How Children Set Goals and Manage Time
All students of a class make a paper cut out, for example, a flower cut out with the number of petals equal to the number of Perbooks they need to complete in a term. All these are pinned to a soft board in the class.
The students fill out each petal as they complete each Perbook (once accepted by the teacher as complete). The short term goal is to complete one Perbook per week and the long term goal is to complete all Perbooks allocated for the term. The students can always add to the allocated set of Perbooks by adding more petals.
Look, for example, that Pupil 2 on the right has completed 8 out of his 9 Perbools for the term in just one month! He can continue to do Perbooks at higher levels beyond those completed. Pupil 1 has completed according to the given goals but Pupil 3 is falling behind goals for which some remedial action is required.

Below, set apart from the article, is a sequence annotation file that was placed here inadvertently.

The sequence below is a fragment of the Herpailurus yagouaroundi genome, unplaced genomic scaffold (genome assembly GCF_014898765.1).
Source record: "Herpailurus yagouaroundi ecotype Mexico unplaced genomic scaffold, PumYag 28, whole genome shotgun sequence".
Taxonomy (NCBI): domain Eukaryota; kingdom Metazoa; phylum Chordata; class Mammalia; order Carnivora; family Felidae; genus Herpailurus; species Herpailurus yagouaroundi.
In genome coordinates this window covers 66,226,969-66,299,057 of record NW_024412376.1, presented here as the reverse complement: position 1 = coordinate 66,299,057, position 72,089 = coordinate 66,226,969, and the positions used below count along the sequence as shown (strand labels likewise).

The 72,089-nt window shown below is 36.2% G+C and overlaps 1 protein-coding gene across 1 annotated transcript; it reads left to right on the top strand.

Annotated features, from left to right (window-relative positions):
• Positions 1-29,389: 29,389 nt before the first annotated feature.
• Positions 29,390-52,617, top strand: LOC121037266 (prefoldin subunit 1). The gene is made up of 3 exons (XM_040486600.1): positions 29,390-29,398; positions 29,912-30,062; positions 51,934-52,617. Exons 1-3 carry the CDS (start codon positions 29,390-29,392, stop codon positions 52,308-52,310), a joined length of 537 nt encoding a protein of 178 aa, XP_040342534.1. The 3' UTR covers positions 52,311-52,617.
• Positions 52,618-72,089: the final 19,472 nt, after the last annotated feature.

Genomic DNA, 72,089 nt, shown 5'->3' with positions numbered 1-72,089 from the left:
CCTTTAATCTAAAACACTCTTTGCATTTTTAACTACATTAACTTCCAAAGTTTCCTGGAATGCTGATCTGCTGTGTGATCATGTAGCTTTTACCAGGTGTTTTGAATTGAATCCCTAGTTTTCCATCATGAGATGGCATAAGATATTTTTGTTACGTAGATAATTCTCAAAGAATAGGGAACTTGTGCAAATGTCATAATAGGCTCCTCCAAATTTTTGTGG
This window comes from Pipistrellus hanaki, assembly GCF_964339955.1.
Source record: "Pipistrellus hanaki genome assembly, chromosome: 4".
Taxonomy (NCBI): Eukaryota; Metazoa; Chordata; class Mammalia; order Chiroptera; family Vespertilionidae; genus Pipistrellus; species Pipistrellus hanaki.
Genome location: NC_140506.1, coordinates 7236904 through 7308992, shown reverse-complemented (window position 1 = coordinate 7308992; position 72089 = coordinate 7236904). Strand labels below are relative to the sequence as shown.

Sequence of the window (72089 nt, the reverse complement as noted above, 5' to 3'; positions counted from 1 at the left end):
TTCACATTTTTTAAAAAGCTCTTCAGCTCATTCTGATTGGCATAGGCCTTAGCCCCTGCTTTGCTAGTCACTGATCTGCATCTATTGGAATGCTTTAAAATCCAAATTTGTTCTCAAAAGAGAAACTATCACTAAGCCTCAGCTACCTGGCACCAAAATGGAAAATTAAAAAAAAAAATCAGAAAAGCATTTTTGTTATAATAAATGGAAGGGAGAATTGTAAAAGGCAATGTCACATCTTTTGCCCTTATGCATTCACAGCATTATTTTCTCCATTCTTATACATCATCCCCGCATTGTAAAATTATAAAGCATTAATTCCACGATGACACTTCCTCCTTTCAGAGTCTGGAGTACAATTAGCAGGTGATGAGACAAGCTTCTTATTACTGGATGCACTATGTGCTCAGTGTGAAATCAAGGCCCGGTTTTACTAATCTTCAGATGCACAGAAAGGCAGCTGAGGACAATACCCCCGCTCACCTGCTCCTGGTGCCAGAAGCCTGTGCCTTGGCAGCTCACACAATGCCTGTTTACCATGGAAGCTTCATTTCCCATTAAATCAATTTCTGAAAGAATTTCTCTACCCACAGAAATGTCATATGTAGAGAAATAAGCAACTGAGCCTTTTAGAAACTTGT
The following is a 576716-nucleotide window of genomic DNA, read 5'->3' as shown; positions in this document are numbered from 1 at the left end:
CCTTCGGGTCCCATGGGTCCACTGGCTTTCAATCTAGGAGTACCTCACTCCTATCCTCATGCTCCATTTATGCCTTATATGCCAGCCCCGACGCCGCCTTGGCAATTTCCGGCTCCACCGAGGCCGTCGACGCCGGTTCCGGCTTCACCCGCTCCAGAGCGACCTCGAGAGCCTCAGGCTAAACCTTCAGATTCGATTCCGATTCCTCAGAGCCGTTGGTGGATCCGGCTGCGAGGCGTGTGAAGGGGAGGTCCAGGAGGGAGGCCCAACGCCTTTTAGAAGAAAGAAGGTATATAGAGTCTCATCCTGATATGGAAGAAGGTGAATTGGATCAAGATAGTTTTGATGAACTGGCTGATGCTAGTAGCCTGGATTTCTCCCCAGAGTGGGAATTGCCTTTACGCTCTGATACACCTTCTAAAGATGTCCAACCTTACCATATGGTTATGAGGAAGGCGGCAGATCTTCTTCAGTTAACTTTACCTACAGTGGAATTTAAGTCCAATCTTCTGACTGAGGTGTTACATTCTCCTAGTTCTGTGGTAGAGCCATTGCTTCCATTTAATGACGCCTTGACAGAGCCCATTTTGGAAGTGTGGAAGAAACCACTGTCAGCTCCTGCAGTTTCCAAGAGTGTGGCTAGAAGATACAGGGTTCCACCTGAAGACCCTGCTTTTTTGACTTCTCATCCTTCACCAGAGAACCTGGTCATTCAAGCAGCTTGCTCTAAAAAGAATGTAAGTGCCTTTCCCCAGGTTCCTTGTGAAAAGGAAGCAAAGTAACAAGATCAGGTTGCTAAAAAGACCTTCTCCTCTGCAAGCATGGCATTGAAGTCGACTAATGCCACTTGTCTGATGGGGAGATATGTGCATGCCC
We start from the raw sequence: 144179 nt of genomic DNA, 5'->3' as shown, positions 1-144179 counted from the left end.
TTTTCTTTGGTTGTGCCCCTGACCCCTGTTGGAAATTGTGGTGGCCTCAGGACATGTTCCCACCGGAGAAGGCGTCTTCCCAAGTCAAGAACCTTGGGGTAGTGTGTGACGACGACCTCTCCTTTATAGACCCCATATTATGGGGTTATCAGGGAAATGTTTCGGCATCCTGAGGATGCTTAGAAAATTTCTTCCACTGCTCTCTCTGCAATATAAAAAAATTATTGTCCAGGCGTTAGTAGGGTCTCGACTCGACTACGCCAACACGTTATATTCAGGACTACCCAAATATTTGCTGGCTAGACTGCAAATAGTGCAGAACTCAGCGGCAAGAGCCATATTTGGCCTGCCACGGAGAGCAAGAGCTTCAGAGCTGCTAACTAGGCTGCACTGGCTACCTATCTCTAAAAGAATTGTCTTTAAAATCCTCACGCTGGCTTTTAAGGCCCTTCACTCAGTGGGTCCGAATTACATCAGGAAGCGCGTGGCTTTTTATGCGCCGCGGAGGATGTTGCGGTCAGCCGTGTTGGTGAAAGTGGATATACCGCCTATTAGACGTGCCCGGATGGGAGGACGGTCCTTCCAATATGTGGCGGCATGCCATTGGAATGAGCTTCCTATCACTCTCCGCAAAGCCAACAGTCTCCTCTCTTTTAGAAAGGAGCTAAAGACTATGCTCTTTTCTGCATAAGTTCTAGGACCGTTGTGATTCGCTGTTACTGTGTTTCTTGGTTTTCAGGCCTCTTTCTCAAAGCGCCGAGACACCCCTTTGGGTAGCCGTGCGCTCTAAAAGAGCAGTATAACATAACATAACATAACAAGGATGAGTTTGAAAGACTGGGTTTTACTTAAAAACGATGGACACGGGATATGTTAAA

Picture this after one month
Pupil 1 has completed his 4 Perbooks in a month (one per week).
- Pupil 2 has done 8, or twice as many as required to do.
- Pupil 3 has done only half as many as assigned. This pupil clearly needs further motivation.
Instead of waiting for the end of a term, teachers can motivate and take remedial action immediate when effort is lacking. The students learn important life-skills goals. They learn to set manage time and self-evaluate their own progress. Each one is propelled to move forward in a highly intuitive way.